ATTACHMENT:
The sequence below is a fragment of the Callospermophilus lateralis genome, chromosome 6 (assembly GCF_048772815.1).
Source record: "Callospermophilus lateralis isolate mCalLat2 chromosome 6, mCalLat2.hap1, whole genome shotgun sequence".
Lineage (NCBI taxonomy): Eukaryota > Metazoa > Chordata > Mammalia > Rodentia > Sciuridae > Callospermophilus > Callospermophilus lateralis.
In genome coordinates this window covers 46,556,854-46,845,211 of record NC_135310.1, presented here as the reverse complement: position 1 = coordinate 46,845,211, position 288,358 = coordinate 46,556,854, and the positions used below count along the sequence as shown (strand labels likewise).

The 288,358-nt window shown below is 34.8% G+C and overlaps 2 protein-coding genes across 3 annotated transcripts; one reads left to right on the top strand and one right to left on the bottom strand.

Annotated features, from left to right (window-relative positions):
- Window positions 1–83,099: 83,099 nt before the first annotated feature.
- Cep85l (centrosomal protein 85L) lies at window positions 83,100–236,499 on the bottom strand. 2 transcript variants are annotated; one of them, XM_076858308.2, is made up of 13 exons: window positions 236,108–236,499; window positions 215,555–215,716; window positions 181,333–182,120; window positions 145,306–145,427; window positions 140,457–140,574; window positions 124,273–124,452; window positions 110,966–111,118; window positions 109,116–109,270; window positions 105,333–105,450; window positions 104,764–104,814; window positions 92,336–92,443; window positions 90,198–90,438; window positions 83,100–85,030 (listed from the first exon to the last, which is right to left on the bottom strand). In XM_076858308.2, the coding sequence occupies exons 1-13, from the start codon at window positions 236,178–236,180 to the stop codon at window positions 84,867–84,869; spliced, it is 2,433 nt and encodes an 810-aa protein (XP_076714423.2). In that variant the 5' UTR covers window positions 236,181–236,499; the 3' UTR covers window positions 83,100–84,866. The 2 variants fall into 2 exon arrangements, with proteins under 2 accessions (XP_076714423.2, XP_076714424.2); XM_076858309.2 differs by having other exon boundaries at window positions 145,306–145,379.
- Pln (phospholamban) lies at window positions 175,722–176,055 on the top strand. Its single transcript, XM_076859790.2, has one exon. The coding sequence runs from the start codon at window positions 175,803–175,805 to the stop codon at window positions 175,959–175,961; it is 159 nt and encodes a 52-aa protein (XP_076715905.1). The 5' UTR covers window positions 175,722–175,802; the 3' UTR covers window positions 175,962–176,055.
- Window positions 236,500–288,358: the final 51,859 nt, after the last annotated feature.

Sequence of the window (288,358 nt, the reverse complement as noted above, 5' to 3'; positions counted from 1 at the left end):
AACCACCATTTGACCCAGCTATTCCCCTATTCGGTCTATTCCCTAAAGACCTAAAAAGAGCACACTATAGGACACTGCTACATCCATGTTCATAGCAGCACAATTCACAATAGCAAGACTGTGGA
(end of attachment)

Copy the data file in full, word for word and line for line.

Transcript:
The sequence below is a fragment of the Callospermophilus lateralis genome, chromosome 6 (assembly GCF_048772815.1).
Source record: "Callospermophilus lateralis isolate mCalLat2 chromosome 6, mCalLat2.hap1, whole genome shotgun sequence".
Lineage (NCBI taxonomy): Eukaryota > Metazoa > Chordata > Mammalia > Rodentia > Sciuridae > Callospermophilus > Callospermophilus lateralis.
In genome coordinates this window covers 46,556,854-46,845,211 of record NC_135310.1, presented here as the reverse complement: position 1 = coordinate 46,845,211, position 288,358 = coordinate 46,556,854, and the positions used below count along the sequence as shown (strand labels likewise).

The 288,358-nt window shown below is 34.8% G+C and overlaps 2 protein-coding genes across 3 annotated transcripts; one reads left to right on the top strand and one right to left on the bottom strand.

Annotated features, from left to right (window-relative positions):
- Window positions 1–83,099: 83,099 nt before the first annotated feature.
- Cep85l (centrosomal protein 85L) lies at window positions 83,100–236,499 on the bottom strand. 2 transcript variants are annotated; one of them, XM_076858308.2, is made up of 13 exons: window positions 236,108–236,499; window positions 215,555–215,716; window positions 181,333–182,120; window positions 145,306–145,427; window positions 140,457–140,574; window positions 124,273–124,452; window positions 110,966–111,118; window positions 109,116–109,270; window positions 105,333–105,450; window positions 104,764–104,814; window positions 92,336–92,443; window positions 90,198–90,438; window positions 83,100–85,030 (listed from the first exon to the last, which is right to left on the bottom strand). In XM_076858308.2, the coding sequence occupies exons 1-13, from the start codon at window positions 236,178–236,180 to the stop codon at window positions 84,867–84,869; spliced, it is 2,433 nt and encodes an 810-aa protein (XP_076714423.2). In that variant the 5' UTR covers window positions 236,181–236,499; the 3' UTR covers window positions 83,100–84,866. The 2 variants fall into 2 exon arrangements, with proteins under 2 accessions (XP_076714423.2, XP_076714424.2); XM_076858309.2 differs by having other exon boundaries at window positions 145,306–145,379.
- Pln (phospholamban) lies at window positions 175,722–176,055 on the top strand. Its single transcript, XM_076859790.2, has one exon. The coding sequence runs from the start codon at window positions 175,803–175,805 to the stop codon at window positions 175,959–175,961; it is 159 nt and encodes a 52-aa protein (XP_076715905.1). The 5' UTR covers window positions 175,722–175,802; the 3' UTR covers window positions 175,962–176,055.
- Window positions 236,500–288,358: the final 51,859 nt, after the last annotated feature.

Sequence of the window (288,358 nt, the reverse complement as noted above, 5' to 3'; positions counted from 1 at the left end):
AACCACCATTTGACCCAGCTATTCCCCTATTCGGTCTATTCCCTAAAGACCTAAAAAGAGCACACTATAGGACACTGCTACATCCATGTTCATAGCAGCACAATTCACAATAGCAAGACTGTGGA